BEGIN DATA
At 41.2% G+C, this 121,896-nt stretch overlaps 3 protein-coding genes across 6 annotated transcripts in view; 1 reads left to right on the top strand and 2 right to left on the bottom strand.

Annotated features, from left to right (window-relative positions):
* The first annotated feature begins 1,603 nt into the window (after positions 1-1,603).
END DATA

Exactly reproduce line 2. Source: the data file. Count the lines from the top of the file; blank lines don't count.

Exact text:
Annotated features, from left to right (window-relative positions):